Tubal Disease. If your fallopian tubes are blocked, your doctor may suggest to try passing fluid through them or perform surgery to open them up. Sometimes, tests that force fluid into the fallopian tubes to check if they are open have this happy side effect. However, many situations may not be easily fixed by surgery, or you may be advised to conceive by IVF instead of surgery.
Or, if the fallopian tubes can’t be opened, you can still try to conceive by using in vitro fertilization (IVF). IVF is a medical procedure in which eggs and sperm are fertilized in the laboratory, bypassing the fallopian tubes where fertilization and early embryo growth normally occur. Fertilized eggs grow a few days in the lab until the embryos are ready to implant. Then, your doctor places one (or two) embryos in the uterus with the hope that the embryos will implant in the uterus and start a pregnancy.
Sperm problems. If your partner has a poor semen analysis result, fertilization through intercourse may be unlikely. But other options, such as intrauterine insemination (IUI), in vitro fertilization (IVF) are possible.
If you have mild to moderate sperm problems, consider intrauterine insemination (IUI). With IUI, lab technicians can wash and concentrate your partner’s sperm sample to maximize the quality of the available sperm. What’s more, your doctor can time insemination at ovulation. In some cases, you can take medications to encourage the growth and release of your eggs at the right time. Finally, sperm are delivered directly to the uterus, helping sperm that don’t swim well-- all increasing your chances for fertilization and pregnancy.
If you have moderate to severe sperm problems, your doctor may suggest IVF with intracytoplasmic sperm injection (ICSI). In this case, a lab technical can select the best sperm from the processed semen ejaculate. Eggs, recovered from the woman after ovarian stimulation using medications, are then injected with a single sperm (if ICSI is used). The fertilized eggs grow for a few more days in the lab until they are ready to implant. Your doctor will transfer the embryos into your uterus where they have a chance to implant and start a pregnancy.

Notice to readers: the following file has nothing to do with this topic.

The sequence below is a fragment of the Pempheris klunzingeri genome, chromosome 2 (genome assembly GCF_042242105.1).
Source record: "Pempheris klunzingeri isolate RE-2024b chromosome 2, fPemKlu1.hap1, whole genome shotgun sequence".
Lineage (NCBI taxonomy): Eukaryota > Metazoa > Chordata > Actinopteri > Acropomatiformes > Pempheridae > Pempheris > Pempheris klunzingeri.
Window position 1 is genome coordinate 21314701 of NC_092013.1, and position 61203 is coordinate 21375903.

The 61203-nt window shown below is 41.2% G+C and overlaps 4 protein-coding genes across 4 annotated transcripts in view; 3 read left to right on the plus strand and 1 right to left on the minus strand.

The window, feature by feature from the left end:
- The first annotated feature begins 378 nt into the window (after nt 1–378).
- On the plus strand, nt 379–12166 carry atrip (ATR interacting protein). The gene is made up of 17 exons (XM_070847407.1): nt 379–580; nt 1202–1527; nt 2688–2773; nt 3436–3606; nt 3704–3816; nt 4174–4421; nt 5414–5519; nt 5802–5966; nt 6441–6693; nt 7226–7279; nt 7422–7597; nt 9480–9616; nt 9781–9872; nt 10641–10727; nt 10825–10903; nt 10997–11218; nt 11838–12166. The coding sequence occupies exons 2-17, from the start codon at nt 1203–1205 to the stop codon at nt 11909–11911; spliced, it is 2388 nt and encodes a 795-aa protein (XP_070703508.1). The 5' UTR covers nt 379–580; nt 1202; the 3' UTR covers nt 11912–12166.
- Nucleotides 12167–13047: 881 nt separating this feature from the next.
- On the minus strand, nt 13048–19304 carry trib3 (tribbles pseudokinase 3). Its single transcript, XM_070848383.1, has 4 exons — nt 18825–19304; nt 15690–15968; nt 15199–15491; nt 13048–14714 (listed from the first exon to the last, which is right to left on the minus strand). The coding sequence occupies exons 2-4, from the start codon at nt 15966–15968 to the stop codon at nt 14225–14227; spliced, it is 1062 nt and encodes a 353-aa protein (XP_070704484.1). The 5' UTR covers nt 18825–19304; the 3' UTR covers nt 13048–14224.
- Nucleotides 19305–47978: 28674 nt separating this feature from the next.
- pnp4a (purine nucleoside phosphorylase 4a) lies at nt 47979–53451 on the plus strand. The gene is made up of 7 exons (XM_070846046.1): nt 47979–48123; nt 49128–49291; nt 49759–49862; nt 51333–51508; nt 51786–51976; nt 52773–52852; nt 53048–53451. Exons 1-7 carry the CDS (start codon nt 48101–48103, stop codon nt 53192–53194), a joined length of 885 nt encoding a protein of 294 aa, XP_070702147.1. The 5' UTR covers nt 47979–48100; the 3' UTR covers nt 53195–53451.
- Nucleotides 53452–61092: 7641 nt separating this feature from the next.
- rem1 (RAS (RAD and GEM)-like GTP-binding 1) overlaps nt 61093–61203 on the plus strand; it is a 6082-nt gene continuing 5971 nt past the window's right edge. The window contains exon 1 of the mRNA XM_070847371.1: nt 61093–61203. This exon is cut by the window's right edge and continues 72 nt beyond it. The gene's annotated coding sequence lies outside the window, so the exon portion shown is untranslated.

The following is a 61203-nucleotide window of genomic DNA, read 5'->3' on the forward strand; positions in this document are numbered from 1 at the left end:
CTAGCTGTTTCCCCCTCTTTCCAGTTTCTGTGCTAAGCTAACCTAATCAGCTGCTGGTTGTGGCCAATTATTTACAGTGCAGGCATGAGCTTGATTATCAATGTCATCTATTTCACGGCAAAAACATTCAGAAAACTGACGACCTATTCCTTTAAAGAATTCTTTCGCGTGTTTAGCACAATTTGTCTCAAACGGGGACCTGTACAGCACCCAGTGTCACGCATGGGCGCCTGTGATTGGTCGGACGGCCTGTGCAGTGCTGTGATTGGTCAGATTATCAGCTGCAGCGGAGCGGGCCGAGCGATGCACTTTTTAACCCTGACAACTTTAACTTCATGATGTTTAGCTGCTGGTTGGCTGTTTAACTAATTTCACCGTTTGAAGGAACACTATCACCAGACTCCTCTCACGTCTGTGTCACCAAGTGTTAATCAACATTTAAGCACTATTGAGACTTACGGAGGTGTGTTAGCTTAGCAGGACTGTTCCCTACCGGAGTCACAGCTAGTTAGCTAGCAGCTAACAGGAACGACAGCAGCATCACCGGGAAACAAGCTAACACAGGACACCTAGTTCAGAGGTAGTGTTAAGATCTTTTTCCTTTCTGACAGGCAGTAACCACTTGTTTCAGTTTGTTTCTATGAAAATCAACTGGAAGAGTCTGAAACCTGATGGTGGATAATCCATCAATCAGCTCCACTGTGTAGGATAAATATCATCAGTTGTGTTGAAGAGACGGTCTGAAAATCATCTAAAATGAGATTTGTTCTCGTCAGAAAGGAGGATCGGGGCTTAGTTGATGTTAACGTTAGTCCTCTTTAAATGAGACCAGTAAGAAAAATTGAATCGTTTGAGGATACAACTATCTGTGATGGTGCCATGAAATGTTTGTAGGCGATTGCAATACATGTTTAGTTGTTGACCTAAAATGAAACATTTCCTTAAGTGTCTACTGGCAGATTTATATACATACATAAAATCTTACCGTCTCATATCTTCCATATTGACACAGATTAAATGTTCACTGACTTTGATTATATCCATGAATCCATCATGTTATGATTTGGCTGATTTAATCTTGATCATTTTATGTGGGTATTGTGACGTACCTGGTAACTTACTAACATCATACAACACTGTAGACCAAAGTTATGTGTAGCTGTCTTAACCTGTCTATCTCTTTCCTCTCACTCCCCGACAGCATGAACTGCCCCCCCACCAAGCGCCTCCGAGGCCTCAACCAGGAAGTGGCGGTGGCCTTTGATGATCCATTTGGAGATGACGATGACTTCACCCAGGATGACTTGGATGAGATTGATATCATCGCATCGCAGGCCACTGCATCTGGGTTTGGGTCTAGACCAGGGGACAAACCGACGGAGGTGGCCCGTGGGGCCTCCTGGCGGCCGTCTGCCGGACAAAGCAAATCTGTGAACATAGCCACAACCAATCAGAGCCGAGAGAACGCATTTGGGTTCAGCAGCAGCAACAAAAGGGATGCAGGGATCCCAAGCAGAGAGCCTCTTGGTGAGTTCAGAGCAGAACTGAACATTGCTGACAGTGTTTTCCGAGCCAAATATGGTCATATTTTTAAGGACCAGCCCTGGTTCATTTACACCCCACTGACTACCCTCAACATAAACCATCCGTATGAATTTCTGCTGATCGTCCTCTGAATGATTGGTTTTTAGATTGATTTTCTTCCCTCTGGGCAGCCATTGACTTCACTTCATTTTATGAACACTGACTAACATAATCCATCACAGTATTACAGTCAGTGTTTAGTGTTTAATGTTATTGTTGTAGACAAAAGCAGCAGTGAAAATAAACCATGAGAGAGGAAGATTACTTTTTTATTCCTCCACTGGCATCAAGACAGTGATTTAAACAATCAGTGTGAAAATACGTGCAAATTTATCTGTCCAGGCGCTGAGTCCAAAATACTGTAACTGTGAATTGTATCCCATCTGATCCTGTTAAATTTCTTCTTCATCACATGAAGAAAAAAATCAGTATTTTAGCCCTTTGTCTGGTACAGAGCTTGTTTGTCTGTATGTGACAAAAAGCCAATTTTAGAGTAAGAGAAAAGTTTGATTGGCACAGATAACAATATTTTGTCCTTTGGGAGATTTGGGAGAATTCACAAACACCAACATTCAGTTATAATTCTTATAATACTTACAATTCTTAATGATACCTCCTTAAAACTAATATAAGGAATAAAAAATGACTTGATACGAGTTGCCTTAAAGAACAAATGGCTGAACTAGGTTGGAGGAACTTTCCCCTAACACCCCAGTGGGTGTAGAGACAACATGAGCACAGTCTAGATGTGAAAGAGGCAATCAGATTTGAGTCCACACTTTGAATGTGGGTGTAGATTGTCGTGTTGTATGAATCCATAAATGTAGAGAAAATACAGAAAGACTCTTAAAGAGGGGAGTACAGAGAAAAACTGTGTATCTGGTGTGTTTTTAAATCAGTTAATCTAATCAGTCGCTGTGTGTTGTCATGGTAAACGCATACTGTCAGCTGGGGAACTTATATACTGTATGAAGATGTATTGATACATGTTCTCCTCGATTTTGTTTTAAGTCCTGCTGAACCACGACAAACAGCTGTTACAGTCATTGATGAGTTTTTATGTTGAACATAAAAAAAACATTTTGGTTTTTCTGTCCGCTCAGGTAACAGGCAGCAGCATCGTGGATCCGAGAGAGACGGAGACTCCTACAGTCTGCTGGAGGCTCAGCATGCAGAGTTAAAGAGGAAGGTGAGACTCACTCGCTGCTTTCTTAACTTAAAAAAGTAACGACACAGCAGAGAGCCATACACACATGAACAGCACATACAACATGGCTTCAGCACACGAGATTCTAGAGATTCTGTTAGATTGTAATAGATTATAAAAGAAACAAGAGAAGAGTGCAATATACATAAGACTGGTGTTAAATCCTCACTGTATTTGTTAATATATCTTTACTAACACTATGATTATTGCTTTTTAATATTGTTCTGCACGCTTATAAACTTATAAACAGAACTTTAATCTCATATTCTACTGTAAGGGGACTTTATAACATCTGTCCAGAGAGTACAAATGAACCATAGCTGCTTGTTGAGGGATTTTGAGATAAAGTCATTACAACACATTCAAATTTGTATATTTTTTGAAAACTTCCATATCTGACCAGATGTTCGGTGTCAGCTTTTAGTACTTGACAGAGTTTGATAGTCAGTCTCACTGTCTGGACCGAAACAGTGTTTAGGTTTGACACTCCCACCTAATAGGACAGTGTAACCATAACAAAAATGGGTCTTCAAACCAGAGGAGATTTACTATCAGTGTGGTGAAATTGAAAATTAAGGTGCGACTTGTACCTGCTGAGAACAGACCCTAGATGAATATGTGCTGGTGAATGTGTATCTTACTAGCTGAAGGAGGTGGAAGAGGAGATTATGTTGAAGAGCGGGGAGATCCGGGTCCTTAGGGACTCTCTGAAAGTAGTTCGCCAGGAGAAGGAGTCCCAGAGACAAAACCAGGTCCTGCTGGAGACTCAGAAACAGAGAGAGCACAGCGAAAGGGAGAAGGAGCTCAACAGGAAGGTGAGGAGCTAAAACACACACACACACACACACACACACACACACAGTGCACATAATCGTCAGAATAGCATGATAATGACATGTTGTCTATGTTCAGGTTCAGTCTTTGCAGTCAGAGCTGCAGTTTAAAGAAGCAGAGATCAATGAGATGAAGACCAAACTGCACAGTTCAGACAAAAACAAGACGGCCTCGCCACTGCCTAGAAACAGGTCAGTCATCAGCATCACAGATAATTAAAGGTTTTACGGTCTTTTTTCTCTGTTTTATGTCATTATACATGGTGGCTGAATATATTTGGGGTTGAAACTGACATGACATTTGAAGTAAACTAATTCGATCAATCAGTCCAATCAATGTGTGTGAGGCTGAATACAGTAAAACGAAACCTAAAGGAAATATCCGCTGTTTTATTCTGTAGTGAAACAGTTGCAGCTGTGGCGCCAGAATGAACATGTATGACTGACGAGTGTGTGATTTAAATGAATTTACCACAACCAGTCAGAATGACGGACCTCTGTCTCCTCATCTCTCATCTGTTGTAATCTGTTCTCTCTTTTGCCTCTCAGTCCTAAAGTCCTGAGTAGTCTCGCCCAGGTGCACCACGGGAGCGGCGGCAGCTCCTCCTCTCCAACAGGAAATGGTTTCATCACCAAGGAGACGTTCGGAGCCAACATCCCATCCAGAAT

Genetic issues. Knowing your genes can help you and your partner make informed decisions about how to proceed with your family building. If both you and your partner carry genes that can cause debilitating or even lethal genetic diseases, you lower the risk of passing on a disease gene by using IVF and genetic screening of the embryos before transfer. Pre-implantation genetic testing (PGT) screens embryos for genetic disease genes before embryos are transferred to the uterus to produce a pregnancy. Your doctor reviews the genetic test results on each embryo with you, discussing the relative risk of each. Couples can then decide which embryos to transfer. Knowing your genetic history also helps prepare you for family health risks and possible challenges.
Today, fertility patients have more options than ever to help them overcome multiple obstacles to their family building dreams. Seeking pre-conception counseling can do a lot to help you meet your fertility goals.
Visit Fertility Concerns for more fertility health information and interactive tools to personalize your fertility path.